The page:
Wednesday came and I woke up a different person. I was calm, at peace with myself, and focused. It was a strange feeling for someone with mild OCD who likes to chase metaphorical squirrels. Strange and beautiful. Before heading out to my assignment I recited my mantra: “Stop. What is interesting? Visualize the shot. Move. Compose. Recompose in tiny movements. Wait for the moment. Then shoot the shit out of it!”
I only had two hours to photograph on Wednesday, but in those two hours I worked my ass off like I never have before. I was seeing differently; my mind was calm. I observed, I listened, I waited. And then I captured some of it. I didn’t have much, and it still wasn’t the work I’d hoped to be producing by the end of the week, but my outlook had changed and finally I was smiling. On the drive back to the hotel, I switched off the radio so I that could focus on the feeling of elation I was experiencing.
I didn’t need to be told I’d done well that night, but when Tyler and Erwin told me how freakin’ proud of me they were, I came close to tears. It was a good night.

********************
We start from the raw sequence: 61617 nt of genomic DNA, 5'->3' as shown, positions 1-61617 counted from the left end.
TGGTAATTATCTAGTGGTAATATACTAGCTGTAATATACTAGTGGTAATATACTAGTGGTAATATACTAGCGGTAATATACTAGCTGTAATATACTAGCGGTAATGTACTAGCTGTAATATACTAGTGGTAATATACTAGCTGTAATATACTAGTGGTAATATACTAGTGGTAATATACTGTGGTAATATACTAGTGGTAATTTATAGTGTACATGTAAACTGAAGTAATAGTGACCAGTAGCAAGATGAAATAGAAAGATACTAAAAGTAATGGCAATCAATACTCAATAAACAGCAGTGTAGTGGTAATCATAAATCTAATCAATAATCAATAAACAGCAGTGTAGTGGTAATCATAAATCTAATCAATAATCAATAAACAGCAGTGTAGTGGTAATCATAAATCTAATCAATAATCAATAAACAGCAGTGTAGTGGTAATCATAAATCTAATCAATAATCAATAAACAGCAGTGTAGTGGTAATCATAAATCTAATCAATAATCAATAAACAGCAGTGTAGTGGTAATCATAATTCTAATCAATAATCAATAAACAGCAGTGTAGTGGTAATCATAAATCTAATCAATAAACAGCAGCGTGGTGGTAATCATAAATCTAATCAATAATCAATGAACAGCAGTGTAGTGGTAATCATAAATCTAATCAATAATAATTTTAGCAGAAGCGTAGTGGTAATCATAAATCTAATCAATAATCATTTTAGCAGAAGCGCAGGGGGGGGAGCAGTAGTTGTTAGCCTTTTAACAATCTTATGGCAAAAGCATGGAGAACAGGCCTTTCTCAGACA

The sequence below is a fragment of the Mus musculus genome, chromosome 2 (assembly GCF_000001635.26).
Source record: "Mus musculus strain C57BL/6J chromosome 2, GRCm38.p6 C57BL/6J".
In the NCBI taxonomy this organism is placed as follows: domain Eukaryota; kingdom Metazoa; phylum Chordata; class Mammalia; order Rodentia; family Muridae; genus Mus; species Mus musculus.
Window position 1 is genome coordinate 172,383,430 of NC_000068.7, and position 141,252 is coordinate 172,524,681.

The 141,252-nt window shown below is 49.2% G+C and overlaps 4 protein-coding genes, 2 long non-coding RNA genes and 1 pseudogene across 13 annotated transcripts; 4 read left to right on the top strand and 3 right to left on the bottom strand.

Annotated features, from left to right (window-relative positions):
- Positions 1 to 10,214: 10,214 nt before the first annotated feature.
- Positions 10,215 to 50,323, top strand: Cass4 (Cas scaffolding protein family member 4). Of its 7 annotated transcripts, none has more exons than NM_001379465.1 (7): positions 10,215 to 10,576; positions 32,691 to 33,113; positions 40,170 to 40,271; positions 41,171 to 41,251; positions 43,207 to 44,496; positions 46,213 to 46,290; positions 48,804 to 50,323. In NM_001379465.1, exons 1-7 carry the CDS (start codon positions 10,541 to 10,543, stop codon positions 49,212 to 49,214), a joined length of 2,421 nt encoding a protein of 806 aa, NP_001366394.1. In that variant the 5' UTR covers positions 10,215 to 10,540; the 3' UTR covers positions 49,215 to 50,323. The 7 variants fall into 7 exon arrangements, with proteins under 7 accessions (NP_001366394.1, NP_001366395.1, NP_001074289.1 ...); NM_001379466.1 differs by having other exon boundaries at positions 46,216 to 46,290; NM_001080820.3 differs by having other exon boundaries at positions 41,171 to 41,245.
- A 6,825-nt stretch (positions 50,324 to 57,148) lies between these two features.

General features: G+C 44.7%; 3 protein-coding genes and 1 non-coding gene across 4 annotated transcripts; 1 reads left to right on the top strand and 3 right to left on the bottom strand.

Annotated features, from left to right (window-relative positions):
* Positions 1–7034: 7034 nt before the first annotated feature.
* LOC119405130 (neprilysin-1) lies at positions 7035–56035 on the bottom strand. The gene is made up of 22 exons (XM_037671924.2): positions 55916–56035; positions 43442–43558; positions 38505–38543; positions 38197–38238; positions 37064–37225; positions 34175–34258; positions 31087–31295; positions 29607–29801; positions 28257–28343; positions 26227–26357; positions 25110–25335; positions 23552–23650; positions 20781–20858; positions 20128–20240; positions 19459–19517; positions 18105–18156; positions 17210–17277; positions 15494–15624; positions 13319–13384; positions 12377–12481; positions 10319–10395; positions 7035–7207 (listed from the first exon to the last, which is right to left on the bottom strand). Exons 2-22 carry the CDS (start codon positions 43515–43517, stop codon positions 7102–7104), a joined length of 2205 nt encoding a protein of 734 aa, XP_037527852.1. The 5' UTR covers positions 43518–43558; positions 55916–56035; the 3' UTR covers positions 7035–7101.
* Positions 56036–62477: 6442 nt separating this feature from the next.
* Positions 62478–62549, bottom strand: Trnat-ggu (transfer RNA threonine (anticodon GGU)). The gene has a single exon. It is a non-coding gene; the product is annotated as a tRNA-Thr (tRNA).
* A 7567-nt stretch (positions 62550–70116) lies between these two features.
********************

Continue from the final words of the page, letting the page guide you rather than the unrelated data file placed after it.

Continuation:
The workshop officially ended on Thursday with dinner, followed by slideshows of our best work. My presentation was one of the weakest there, but that was the last thing I cared about; I had come SO FAR. I had learned how to see, how to calm my mind, how to focus. We had been told over and over that the slideshow didn’t matter – and I finally realized it was true.
My turn came and I was standing against the back wall. Tyler grabbed one of my hands, and Caroline, one of my team mates, grabbed the other. Thank God. Because as soon as those images came up, I started convulsing, and bawling. With joy!
Each student has a different experience on Foundation, but many experience incredible growth, sometimes photographic, sometimes personal, oftentimes both. I am so grateful to my teachers, to my team, to my friends. There are no words to thank those who helped me on my journey last week, but I know that those people know who they are, and what they did for me. I love you, family.
We can only share two images online; here are two of mine: